James: I’ve been worrying about my mind, Stanley.
Stanley: Oh no. For what reason?
James: I don’t think it has the power I once thought it did.
Stanley: What do you mean?
James: Well, I used to think my mind was an objective arbiter – that somehow, after listening to an argument, I could determine what was absolutely true or absolutely false.
Stanley: You’ve grown out of this?
James: Indeed. How could it be that my mind could know anything about “absolute” reality? You have to take into context our position as humans. We’re pitiful little creatures who have become adept at navigating our physical world. Our brains have developed to merely aid our survival. Human survival does not depend on black-and-white judgments, but instead accurate probabilities.
If I am looking at this chair, to ask “Does this chair actually exist in reality?” is pointless. All we need to know is, “To the best of my knowledge, does this chair exist, and will it break if I try to use it?”.
After all, how could it be that a creature could ever evolve the capacity to know “absolute” reality anyway? Yes, the complex circuitry in our brains creates incredibly powerful computing-capacity. But how can one make the jump from electric signals in the brain to ultimate arbiter of truth?
Put it this way: our senses give us lots of data about the external world, but our data-set is always changing and expanding. Just because we’ve seen a consistent pattern over a certain amount of time doesn’t mean we then “know” “the truth”. Finite data input can never result in perfect knowledge. I am homo sapien, not homo angelicus.
Stanley: I see your point. Thus you would conclude: with such limitations, it is impossible to know anything about reality with complete certainty.
James: Correct. To think otherwise seems presumptuous.
James: Of course. If you can’t know anything with certainty, one is always open to the idea of being wrong. This results in intellectual humility.
Stanley: Allow me, then, to ask you a few questions. If your argument withstands further skepticism, I, too, will conclude that we are inescapably bound by our finite thinking.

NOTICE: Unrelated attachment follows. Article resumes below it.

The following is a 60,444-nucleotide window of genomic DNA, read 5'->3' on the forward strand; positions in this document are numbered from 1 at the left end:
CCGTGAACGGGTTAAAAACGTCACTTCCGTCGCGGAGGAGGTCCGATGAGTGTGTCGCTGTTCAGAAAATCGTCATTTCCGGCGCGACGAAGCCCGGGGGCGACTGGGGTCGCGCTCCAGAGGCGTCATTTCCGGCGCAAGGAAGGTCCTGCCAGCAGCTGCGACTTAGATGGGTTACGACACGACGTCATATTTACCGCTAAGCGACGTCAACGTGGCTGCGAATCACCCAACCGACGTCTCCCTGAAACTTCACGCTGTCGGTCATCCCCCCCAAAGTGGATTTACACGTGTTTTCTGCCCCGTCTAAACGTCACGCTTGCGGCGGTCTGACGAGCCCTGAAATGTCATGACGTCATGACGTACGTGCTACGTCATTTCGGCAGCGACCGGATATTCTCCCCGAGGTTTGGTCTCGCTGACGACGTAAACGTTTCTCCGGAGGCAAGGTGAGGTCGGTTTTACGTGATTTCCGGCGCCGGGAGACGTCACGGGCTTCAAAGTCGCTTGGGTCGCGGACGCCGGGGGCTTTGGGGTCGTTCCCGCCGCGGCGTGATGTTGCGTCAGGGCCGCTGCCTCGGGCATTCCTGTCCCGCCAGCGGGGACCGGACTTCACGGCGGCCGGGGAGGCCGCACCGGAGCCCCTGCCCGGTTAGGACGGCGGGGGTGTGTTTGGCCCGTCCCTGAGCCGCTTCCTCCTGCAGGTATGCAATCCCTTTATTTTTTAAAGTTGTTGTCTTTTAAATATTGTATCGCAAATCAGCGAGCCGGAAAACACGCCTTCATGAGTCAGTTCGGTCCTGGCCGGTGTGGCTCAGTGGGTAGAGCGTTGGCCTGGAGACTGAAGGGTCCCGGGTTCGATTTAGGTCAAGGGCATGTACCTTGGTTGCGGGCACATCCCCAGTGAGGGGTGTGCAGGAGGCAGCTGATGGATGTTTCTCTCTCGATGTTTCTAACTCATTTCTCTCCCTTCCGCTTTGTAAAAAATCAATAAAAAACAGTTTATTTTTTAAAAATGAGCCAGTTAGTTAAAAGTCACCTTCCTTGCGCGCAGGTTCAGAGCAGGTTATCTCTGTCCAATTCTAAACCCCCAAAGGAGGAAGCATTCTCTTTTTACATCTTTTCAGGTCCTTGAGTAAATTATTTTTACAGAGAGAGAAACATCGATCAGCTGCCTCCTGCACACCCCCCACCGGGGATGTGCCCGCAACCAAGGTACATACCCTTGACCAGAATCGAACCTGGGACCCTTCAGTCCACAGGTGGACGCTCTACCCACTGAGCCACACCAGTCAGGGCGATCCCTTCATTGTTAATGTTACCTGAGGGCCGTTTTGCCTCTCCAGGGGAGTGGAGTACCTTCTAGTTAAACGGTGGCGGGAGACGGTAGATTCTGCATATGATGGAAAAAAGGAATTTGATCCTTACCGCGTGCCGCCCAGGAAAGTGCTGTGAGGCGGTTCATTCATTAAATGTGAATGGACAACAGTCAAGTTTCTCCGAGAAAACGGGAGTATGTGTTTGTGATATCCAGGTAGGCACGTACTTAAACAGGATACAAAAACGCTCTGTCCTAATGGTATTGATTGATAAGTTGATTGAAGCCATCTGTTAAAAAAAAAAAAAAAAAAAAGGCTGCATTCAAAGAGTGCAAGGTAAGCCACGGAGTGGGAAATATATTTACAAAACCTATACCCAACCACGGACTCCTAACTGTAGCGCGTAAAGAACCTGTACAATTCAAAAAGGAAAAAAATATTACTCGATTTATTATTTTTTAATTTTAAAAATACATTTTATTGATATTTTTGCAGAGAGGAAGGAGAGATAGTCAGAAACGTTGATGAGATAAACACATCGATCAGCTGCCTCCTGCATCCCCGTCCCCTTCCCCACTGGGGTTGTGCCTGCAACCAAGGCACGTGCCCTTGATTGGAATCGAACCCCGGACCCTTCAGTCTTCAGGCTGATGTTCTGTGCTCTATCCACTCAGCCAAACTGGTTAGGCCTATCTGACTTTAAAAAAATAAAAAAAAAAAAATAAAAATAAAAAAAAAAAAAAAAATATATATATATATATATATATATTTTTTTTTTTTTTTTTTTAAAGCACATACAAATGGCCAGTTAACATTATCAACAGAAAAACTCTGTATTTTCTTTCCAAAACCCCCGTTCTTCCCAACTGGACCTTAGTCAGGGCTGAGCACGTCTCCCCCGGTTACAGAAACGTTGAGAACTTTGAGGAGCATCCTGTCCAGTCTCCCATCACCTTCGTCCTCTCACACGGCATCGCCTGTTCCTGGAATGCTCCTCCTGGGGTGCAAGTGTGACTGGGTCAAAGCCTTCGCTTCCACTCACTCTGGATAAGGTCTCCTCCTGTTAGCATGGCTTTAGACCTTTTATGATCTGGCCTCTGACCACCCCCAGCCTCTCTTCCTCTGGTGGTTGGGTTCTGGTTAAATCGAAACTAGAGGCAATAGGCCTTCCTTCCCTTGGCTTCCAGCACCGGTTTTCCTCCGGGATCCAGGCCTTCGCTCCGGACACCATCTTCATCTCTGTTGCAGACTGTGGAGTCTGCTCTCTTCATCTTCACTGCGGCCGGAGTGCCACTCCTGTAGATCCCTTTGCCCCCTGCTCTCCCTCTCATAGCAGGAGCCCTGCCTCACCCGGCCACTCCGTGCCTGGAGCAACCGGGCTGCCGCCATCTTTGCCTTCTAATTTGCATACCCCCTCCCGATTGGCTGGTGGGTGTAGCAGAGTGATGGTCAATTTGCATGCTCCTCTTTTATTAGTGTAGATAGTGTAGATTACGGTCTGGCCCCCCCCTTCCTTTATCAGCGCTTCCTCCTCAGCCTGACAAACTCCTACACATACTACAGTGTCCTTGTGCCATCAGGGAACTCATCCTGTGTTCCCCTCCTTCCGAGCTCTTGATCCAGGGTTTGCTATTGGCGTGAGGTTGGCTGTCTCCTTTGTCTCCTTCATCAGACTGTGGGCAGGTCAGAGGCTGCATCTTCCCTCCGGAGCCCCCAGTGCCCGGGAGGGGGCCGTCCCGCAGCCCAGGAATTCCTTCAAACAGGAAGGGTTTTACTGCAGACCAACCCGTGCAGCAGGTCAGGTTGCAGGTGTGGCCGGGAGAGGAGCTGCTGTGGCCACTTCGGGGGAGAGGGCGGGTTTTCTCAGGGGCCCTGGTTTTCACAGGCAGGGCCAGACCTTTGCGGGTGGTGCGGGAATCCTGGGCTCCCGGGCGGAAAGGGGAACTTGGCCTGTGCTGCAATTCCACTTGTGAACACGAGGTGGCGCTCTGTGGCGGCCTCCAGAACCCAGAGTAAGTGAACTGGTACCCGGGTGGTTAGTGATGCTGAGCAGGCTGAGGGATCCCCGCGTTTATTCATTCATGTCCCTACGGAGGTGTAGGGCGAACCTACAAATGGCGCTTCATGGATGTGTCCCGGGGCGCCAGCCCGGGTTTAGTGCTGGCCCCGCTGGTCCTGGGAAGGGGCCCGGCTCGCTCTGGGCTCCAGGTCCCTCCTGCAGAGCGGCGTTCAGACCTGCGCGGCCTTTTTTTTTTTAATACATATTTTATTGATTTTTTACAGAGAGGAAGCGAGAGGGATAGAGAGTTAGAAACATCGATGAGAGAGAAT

James: By all means.
Stanley: You mentioned this chair earlier. We both believe it exists, but you’d say we can not know, right?
James: Correct. I sense that it exists, but I do not know my senses are accurate.
Stanley: Interesting. But you sense it?
James: My eyes perceive it. But again, I can’t know if it is “objectively” there. It could be a hallucination.
Stanley: You’ve missed my point. Is it true that you have a sensory experience of a chair?
James: Yes, as I have said three times.
Stanley: Is it absolutely, objectively true that you have a sensory experience of a chair?
James: Oh, I see where you are going. Well no, I can’t know such a thing. That presupposes all sorts of things I can’t know.
Stanley: Then let’s go one step further: do you have sensory experience at all?
James: I think so, but I don’t know. I don’t even know “I” exist.
Stanley: We might debate that point, but let’s go one more step. Does perception exist?
James: I don’t know what “exist” means.
Stanley: Fair enough. How about this: in reality, is there such a thing as perception? Regardless of if perception is accurate, and regardless of whether or not “you” exist, tell me, is perception a real phenomenon?
Stanley: Even if nobody else experiences it, and you can’t ever know if your communication of such a phenomenon is possible, think to yourself: does it happen?
James: Yes, I suppose it does.
Stanley: Are you sure?
James: Well, yes, perception is happening to me right now.
Stanley: Are you absolutely certain?
James: That perception is happening? Yes.
Stanley: So, you’re saying that you know something is true about reality with perfect certainty?
James: Well… I don’t know if I would put it that way.
Stanley: If it is the case that perception happens, and you know that perception happens (as you have a direct insight into whether or not it does), it must be the case that perception happens “in reality”. If that is true, then you must know something is true about reality.
James: I can’t really conclude otherwise. The only way to remain skeptical is to doubt whether or not perception exists, and I can not deny that I experience perception.
Stanley: Then perhaps the worry about your mind was misplaced. Your mind must possess the capacity to discern absolute truth from absolute falsehood, as that is what you have just done. This seems like nothing to worry about!
James: But how can my mind do such a thing?
Stanley: I don’t know. That is square two. We were just dealing with square one. Just because we don’t know the how at this moment, doesn’t mean it doesn’t happen. Perhaps we’ll have a future conversation about it.
James: I hope so.
Stanley: There are just a couple things I would like to suggest, in conclusion.
James: Please do.
Stanley: There is no reason to believe we can only discover one truth – that perception is a real phenomenon. All we have to do is deeply analyze why it’s the case we can know things are true or false with certainty. In fact, we might even be able to discover a technique, if you will, for knowing. What conclusions can be known? I’m not sure what the total amount is, but I know many.
But that is a conversation for another time.